Tuesday, April 24, 2012

The socialized op-ed: 4 new options for opinion pieces

We pay less attention to them than the shiny social tools, but op-eds and opinion articles really expanded their range and came into their own in social media. Some of the first corporate blogs were, in essence, op-ed platforms that shared official and dissenting opinions. Today, your op-ed has many options thanks to social media. Here are four I've been noticing:
  1. Questioning the questioner: Question sites from Quora to Ask.com allow for a longer discussion of the question posed by your op-ed, so think of them as the after-party for your opinion posts. Mashable's roundup of the web's most buzzworthy questions of 2011 included several discussions of op-eds and opinions, such as the parenting discussion on Quora about Is Amy Chua right when she explains why Chinese mothers are superior in an op-ed? The question led to readers sharing experiences and included responses from Chua. Take a leaf from her book, op-ed authors, and take to question sites to continue the discussion on your next opinion piece.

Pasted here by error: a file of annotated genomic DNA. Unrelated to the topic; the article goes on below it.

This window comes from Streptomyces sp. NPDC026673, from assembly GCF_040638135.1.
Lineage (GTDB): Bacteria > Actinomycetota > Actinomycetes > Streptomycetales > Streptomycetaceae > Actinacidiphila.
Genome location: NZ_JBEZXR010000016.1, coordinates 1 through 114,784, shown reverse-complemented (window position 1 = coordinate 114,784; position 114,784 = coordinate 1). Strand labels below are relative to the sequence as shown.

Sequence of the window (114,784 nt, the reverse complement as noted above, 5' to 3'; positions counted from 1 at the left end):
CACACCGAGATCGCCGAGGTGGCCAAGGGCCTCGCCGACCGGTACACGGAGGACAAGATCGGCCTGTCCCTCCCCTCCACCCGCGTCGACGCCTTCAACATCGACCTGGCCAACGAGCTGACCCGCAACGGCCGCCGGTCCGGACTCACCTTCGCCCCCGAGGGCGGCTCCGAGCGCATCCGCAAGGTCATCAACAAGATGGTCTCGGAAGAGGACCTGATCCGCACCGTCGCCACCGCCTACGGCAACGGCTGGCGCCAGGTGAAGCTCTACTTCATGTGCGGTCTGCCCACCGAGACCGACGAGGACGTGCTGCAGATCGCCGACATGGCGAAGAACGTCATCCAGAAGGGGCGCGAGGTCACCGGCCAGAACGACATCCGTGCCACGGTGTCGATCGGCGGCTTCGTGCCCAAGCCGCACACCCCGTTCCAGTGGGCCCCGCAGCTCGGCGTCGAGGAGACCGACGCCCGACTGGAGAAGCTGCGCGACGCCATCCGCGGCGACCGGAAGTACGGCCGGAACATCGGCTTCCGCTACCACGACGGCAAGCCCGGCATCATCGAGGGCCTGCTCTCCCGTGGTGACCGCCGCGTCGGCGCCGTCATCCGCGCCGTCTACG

2. Video documentary as op-ed: The New York Times calls them "op-docs," a name that might need some work. The idea: Use short, opinionated documentaries as opinion "articles" online. This week, Taking the Waste Out of Wastewater offers the latest example of the form; the package includes a commentary/introduction from the filmmaker. That gives communicators a new option for op-ed submissions to news sites--or the inspiration to post their own docu-op-eds online.
  3. A wider landscape for op-eds: Traditional news media outlets aren't your only options for op-eds. Popular blogs like Mashable feature op-eds (try this one on 10 features missing from Pinterest), and there's no reason you can't approach a popular news blog to ask whether it would publish an opinion piece from your organization.
  4. Get educated on the ed board: It's always good to suss out your intended media targets, but editorial boards have been short on transparency, traditionally. Not so the Florida Sun-Sentinal, where the ed board is tweeting its meetings in part to show how its opinions are formed. It's a surprisingly open discussion of whether topics qualify for editorial treatment. If you're thinking of an op-ed on the topic, it's an essential eavesdrop opportunity.
How are you using social networks for your op-eds and opinion articles? Share in the comments.

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